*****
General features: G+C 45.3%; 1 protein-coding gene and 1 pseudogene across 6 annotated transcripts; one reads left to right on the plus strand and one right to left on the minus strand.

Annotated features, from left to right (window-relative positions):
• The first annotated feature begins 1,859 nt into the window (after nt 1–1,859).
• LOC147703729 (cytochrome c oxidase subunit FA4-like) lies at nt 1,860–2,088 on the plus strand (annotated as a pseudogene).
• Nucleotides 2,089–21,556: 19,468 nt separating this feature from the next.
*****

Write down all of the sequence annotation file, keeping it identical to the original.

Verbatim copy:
General features: G+C 45.3%; 1 protein-coding gene and 1 pseudogene across 6 annotated transcripts; one reads left to right on the plus strand and one right to left on the minus strand.

Annotated features, from left to right (window-relative positions):
• The first annotated feature begins 1,859 nt into the window (after nt 1–1,859).
• LOC147703729 (cytochrome c oxidase subunit FA4-like) lies at nt 1,860–2,088 on the plus strand (annotated as a pseudogene).
• Nucleotides 2,089–21,556: 19,468 nt separating this feature from the next.